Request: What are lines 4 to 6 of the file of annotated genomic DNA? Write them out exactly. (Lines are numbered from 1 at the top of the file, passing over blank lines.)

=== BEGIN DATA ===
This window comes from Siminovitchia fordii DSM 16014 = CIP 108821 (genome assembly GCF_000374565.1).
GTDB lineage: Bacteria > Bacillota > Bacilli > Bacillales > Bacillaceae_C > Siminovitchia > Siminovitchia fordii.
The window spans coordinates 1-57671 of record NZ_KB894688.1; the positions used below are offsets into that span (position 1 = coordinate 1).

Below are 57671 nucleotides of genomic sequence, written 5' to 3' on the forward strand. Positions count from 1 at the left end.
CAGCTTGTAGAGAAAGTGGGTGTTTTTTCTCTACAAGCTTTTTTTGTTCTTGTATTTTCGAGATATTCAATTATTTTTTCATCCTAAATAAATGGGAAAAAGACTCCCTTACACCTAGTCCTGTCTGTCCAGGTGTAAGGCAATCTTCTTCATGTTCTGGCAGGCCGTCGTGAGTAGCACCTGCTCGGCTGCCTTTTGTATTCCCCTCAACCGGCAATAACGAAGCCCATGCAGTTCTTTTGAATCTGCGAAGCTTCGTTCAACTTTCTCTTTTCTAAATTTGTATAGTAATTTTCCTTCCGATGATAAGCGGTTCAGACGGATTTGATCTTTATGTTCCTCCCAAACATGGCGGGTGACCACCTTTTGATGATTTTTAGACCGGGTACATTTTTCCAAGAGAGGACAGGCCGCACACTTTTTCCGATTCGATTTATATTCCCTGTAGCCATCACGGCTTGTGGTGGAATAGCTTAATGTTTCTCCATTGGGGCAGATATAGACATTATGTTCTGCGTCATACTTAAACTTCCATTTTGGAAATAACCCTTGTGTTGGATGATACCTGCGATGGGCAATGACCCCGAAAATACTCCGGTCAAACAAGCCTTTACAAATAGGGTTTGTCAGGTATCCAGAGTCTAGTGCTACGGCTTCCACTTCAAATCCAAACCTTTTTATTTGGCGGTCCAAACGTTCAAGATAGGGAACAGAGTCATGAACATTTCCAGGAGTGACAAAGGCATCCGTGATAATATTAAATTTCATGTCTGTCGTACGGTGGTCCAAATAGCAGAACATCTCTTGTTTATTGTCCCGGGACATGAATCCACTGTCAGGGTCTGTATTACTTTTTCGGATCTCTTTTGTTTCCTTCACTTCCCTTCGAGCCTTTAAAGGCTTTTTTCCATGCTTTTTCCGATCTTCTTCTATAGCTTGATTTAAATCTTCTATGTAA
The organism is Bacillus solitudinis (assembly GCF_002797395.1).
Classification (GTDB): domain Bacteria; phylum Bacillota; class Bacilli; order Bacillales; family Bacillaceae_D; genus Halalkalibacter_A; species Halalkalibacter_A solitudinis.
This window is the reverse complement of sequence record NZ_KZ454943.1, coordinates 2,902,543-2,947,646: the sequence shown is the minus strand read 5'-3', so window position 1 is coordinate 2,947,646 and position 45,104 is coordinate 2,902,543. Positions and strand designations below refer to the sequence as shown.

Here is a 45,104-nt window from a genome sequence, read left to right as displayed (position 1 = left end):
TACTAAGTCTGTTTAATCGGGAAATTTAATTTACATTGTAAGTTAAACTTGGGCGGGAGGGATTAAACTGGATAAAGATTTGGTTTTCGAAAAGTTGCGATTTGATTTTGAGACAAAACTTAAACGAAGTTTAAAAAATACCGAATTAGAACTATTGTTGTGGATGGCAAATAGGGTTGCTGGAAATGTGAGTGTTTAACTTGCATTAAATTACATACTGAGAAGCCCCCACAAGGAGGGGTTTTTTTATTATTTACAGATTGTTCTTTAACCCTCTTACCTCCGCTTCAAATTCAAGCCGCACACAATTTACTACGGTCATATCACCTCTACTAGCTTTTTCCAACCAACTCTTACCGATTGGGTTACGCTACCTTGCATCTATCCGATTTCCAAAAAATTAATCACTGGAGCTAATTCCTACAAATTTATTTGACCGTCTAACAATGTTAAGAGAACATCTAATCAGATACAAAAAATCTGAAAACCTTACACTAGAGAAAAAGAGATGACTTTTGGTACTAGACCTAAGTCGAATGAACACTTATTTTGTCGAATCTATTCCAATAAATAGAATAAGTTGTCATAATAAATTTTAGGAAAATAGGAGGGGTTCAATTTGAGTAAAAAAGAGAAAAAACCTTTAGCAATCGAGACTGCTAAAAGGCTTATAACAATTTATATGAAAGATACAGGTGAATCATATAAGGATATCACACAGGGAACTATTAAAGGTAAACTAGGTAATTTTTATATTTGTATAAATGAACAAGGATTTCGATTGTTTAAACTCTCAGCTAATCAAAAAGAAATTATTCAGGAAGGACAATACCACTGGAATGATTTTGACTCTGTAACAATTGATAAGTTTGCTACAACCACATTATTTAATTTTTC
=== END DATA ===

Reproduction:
Below are 57671 nucleotides of genomic sequence, written 5' to 3' on the forward strand. Positions count from 1 at the left end.
CAGCTTGTAGAGAAAGTGGGTGTTTTTTCTCTACAAGCTTTTTTTGTTCTTGTATTTTCGAGATATTCAATTATTTTTTCATCCTAAATAAATGGGAAAAAGACTCCCTTACACCTAGTCCTGTCTGTCCAGGTGTAAGGCAATCTTCTTCATGTTCTGGCAGGCCGTCGTGAGTAGCACCTGCTCGGCTGCCTTTTGTATTCCCCTCAACCGGCAATAACGAAGCCCATGCAGTTCTTTTGAATCTGCGAAGCTTCGTTCAACTTTCTCTTTTCTAAATTTGTATAGTAATTTTCCTTCCGATGATAAGCGGTTCAGACGGATTTGATCTTTATGTTCCTCCCAAACATGGCGGGTGACCACCTTTTGATGATTTTTAGACCGGGTACATTTTTCCAAGAGAGGACAGGCCGCACACTTTTTCCGATTCGATTTATATTCCCTGTAGCCATCACGGCTTGTGGTGGAATAGCTTAATGTTTCTCCATTGGGGCAGATATAGACATTATGTTCTGCGTCATACTTAAACTTCCATTTTGGAAATAACCCTTGTGTTGGATGATACCTGCGATGGGCAATGACCCCGAAAATACTCCGGTCAAACAAGCCTTTACAAATAGGGTTTGTCAGGTATCCAGAGTCTAGTGCTACGGCTTCCACTTCAAATCCAAACCTTTTTATTTGGCGGTCCAAACGTTCAAGATAGGGAACAGAGTCATGAACATTTCCAGGAGTGACAAAGGCATCCGTGATAATATTAAATTTCATGTCTGTCGTACGGTGGTCCAAATAGCAGAACATCTCTTGTTTATTGTCCCGGGACATGAATCCACTGTCAGGGTCTGTATTACTTTTTCGGATCTCTTTTGTTTCCTTCACTTCCCTTCGAGCCTTTAAAGGCTTTTTTCCATGCTTTTTCCGATCTTCTTCTATAGCTTGATTTAAATCTTCTATGTAA
The organism is Bacillus solitudinis (assembly GCF_002797395.1).